By Dr. Bruce SpiessFOCUS is very excited to announce that all the initial hospital sites have been visited and observed. The human factors research team employs a number of tools (called “LENS’) that have undergone validation and testing prior to being used as research tools in the present project. FOCUS is very proud to partner with the
What are the next steps?
Clearly we must finish what we have set out to accomplish, the first gathering of data and its analysis. As stated throughout the formation of FOCUS, this will be a scientific, data driven medical and sociological intervention. Until the data is analyzed, it is hard to say what interventions should proceed or in what order we should invoke changes. Although there is much data collected already, only five, albeit carefully selected and representative, sites have been studied. The FOCUS steering committee envisions that more sites should be studied (5-20 more), and that the beginning of a self-study program should be initiated. The form of the self-study tools will grow out of the data through a combined effort of the JHU human factors experts and the FOCUS Data Analysis Committee. It could well be that in the next 12 months we see the first recommendations from FOCUS come forward to be implemented and field tested at cardiac sites around the country. The on-going success of the FOCUS program itself is feeding back towards improving/reducing human error. By the existence and success of the initial site visits, national and even international curiosity is peaking. The FOCUS project is gaining exposure with reporting on the programs for educational meetings not only within the SCA but in other societies. The recent 14th Annual Update on Cardiopulmonary Bypass was held at Whistler,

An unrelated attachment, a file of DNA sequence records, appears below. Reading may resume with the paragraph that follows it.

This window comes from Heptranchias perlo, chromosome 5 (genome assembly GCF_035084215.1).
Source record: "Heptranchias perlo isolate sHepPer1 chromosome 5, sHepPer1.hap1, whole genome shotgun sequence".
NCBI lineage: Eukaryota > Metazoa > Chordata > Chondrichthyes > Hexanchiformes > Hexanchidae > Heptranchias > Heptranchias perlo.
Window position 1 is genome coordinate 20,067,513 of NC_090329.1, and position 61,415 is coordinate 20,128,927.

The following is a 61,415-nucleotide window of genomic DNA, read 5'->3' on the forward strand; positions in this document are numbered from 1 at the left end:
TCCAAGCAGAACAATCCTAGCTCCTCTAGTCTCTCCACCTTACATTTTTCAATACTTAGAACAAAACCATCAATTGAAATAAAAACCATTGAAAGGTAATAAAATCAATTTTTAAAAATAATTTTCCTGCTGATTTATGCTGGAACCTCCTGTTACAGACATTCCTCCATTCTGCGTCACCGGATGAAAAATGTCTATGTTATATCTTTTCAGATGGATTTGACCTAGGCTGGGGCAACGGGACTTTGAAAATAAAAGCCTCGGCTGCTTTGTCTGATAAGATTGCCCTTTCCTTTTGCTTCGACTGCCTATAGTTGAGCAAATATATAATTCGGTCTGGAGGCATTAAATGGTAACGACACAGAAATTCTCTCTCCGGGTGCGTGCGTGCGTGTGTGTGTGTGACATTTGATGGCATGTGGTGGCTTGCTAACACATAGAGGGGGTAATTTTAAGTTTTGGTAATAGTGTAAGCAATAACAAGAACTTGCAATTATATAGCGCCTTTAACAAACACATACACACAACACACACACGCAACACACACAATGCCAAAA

FOCUS has only begun – join us!